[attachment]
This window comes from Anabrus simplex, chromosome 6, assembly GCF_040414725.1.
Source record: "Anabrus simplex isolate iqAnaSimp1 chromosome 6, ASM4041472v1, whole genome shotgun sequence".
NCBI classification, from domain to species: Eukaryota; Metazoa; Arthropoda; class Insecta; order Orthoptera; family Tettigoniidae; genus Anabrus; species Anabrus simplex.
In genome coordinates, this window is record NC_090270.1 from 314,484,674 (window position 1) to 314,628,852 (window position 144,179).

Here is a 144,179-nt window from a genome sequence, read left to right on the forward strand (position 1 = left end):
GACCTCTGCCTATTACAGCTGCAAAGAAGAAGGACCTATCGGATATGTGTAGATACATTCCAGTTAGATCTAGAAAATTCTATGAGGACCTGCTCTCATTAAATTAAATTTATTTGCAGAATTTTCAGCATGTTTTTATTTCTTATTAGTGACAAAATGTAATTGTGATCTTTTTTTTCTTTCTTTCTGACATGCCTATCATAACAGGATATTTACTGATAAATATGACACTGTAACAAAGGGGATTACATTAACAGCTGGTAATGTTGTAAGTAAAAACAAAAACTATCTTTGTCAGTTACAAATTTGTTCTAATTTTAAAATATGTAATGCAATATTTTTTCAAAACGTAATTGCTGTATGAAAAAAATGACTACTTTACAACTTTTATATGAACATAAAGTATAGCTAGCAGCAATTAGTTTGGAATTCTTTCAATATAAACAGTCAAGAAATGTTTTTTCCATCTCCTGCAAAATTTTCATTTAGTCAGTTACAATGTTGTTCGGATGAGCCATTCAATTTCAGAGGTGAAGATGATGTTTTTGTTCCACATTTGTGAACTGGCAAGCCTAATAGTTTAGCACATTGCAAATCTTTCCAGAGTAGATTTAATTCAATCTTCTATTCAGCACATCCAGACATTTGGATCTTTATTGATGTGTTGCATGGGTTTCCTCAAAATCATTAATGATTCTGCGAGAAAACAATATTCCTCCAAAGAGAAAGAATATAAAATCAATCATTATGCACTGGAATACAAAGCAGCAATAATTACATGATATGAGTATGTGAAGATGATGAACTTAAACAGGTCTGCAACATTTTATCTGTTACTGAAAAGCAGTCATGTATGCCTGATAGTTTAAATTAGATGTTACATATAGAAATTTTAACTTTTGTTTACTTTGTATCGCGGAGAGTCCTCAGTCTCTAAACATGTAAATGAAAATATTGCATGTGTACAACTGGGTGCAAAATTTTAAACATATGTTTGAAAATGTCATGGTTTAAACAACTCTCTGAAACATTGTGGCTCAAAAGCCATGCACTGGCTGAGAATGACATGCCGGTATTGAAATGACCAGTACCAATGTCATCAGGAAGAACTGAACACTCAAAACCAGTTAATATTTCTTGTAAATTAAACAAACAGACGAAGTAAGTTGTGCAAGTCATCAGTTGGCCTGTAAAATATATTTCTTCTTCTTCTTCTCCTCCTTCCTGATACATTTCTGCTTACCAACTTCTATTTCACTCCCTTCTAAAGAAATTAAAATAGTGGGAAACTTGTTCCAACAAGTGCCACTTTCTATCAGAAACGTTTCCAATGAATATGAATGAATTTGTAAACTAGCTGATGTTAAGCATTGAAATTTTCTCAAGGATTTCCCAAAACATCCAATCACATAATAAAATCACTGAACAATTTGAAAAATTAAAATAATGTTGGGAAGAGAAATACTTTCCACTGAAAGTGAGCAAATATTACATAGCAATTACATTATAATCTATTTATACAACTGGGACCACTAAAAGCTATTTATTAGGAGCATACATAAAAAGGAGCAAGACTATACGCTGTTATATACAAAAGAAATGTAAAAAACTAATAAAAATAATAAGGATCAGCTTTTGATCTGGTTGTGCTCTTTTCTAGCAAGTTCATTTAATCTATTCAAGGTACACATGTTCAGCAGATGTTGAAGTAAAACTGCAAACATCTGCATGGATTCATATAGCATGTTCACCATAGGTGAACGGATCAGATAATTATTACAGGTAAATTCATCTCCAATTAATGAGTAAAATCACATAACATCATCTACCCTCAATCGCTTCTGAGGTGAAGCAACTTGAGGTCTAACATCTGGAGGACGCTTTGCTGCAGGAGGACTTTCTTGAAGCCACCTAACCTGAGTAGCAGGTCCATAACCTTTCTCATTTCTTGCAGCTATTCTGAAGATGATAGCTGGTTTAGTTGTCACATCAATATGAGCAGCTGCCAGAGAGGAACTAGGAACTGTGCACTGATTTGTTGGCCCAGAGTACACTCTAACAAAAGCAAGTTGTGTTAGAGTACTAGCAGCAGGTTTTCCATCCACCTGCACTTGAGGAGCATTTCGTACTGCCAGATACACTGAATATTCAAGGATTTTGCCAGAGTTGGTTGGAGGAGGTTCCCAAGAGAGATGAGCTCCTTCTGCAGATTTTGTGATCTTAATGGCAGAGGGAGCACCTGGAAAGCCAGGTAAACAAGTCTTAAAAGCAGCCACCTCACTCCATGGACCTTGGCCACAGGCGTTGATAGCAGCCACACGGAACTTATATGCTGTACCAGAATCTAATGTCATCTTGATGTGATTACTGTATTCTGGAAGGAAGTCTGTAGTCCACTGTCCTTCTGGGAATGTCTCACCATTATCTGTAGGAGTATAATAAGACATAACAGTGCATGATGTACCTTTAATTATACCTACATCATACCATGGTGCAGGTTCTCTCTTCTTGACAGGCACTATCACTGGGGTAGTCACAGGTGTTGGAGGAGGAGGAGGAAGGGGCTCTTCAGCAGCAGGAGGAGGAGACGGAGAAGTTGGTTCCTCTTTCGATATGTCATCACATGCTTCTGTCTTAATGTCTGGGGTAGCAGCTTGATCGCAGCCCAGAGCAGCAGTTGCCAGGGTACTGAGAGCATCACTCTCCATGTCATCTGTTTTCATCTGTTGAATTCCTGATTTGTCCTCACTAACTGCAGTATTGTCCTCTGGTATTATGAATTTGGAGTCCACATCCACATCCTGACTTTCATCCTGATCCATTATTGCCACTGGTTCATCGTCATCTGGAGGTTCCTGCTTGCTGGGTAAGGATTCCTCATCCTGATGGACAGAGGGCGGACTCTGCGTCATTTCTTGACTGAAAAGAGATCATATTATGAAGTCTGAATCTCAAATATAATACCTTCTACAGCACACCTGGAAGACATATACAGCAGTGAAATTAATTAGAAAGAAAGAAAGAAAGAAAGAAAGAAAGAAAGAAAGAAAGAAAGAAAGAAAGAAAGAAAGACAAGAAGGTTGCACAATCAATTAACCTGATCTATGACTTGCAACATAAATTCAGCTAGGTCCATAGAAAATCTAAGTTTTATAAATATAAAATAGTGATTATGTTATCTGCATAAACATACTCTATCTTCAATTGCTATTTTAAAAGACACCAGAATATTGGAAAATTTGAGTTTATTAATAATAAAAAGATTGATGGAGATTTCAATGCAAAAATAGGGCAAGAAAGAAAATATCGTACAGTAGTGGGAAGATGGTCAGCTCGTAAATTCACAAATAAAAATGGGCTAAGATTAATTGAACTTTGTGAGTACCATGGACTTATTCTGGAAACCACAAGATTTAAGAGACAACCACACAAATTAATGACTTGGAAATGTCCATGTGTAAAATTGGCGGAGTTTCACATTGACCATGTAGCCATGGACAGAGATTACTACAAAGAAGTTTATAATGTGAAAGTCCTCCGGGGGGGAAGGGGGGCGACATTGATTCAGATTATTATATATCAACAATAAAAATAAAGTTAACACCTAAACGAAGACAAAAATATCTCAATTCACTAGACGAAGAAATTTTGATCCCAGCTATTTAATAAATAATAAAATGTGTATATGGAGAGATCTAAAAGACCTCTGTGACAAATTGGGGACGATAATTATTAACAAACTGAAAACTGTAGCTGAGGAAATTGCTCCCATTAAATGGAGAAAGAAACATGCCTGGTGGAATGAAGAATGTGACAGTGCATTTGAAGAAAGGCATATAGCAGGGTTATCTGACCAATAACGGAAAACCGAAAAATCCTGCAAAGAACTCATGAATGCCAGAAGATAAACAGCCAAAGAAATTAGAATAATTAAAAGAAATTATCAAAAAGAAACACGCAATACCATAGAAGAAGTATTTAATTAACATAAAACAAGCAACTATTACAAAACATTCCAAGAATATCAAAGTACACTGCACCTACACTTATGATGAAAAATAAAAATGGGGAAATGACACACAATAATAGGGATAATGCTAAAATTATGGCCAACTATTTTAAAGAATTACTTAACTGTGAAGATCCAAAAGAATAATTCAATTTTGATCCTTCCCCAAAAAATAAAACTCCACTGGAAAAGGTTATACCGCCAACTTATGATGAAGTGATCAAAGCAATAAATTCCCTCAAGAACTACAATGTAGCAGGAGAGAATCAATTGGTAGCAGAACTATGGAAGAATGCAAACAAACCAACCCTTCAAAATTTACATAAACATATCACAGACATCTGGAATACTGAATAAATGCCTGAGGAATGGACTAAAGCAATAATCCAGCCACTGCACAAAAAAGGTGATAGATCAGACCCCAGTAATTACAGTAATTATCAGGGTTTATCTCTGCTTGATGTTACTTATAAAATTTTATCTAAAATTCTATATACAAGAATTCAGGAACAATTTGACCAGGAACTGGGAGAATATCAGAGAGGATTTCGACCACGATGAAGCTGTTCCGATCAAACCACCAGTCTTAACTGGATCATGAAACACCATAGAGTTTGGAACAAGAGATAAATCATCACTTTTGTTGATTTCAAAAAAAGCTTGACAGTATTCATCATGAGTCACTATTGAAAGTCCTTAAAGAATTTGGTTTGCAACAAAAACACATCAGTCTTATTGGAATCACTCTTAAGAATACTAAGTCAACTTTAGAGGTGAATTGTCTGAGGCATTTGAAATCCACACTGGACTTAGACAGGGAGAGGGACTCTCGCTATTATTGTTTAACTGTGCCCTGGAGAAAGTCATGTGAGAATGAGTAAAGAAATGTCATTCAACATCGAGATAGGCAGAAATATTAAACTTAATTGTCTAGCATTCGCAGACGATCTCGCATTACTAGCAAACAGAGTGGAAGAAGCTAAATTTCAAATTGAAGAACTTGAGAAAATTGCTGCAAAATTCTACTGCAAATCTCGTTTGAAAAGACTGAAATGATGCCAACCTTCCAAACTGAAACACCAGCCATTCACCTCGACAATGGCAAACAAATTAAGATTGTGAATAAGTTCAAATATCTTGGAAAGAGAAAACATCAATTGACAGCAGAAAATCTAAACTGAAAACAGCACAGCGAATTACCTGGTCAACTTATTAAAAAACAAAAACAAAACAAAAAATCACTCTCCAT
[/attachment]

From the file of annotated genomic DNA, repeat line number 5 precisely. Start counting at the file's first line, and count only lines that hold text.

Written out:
Here is a 144,179-nt window from a genome sequence, read left to right on the forward strand (position 1 = left end):